Word prediction is an "intelligent" word processing feature that can alleviate writing breakdowns for a range of students simply by reducing the number of keystrokes necessary for typing words.
Word prediction works like this. As a student types, the software monitors the input letter-by-letter, and produces a list of words beginning with the letter sequence recorded. Each time a letter is added, the list is updated. When the target word appears in the list, it can be chosen and inserted into the ongoing text with a single keystroke. (Typically word lists are numbered and words can be chosen by typing the corresponding number).
For example, let's assume that a student is writing the word "tomorrow." First she selects a "t" from her on-line keyboard and the following list of high frequency "t" words appears in the word prediction window:
Since her target word did not appear in this list, the student selects the next letter "o" and the following list of "t-o" words appears:
Now that the target word has appeared in this list, the student simply selects the
number 2 and the word "tomorrow" is inserted into the text with a space
following. Altogether the number of selections to encode "tomorrow" has been
reduced from nine to four.
Students with Motor Impairments
Many word prediction programs were first developed for students whose keyboarding skills were severely limited by their motor impairments. For students who cannot use the standard keyboard, alternate methods for selecting letters--switches, trackballs, head and mouthsticks--can be slow, increasing the gap between generating ideas and capturing them in writing. Word prediction can reduce this gap simply by reducing the number of selections necessary for encoding words.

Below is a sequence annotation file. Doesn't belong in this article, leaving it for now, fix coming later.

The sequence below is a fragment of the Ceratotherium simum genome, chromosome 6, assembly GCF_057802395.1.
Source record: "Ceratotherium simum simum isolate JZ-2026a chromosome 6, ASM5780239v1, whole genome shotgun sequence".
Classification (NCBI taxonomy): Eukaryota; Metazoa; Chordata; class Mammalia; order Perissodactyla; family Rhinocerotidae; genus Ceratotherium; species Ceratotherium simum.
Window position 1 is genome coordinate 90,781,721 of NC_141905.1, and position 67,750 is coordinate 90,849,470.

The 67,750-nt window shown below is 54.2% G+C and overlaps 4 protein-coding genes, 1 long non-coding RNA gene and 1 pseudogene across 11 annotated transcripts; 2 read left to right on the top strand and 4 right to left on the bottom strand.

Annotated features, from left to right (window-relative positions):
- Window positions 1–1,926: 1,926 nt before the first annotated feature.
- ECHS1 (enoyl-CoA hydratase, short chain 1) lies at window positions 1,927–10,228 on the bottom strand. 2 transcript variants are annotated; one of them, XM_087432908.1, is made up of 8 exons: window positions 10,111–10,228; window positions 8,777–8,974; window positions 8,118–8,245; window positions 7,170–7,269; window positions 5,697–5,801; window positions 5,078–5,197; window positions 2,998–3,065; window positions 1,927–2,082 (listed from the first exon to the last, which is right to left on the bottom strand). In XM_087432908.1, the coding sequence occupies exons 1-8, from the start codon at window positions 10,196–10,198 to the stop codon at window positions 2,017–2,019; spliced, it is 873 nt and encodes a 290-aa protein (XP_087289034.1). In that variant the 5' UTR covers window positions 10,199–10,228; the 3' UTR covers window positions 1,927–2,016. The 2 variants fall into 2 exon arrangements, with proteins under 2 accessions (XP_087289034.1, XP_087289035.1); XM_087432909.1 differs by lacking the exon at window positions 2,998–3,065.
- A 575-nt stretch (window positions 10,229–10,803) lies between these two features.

Students with Learning Disabilities
Educators are beginning to see the power of word prediction for students with learning disabilities. Many students who are poor spellers avoid words they are unsure of and therefore have extremely limited writing vocabularies. Others are less constricted while composing, but find that spellcheckers frequently do not generate appropriate choices. Word prediction provides poor spellers on-line assistance, making the whole endeavor less stressful.
Word Prediction (Table of Contents)
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This material was developed by the National Center to Improve Practice (NCIP), located at Education Development Center, Inc. in Newton, Massachusetts. NCIP was funded by the U.S. Department of Education, Office of Special Education Programs from October 1, 1992 - September 30, 1998, Grant #H180N20013. Permission is granted to copy and disseminate this information. If you do so, please cite NCIP. Contents do not necessarily reflect the views or policies of the Department of Education, nor does mention of trade names, commercial products, or organizations imply endorsement by NCIP, EDC, or the U.S. Government. This site was last updated in September 1998.
ŠEducation Development Center, Inc.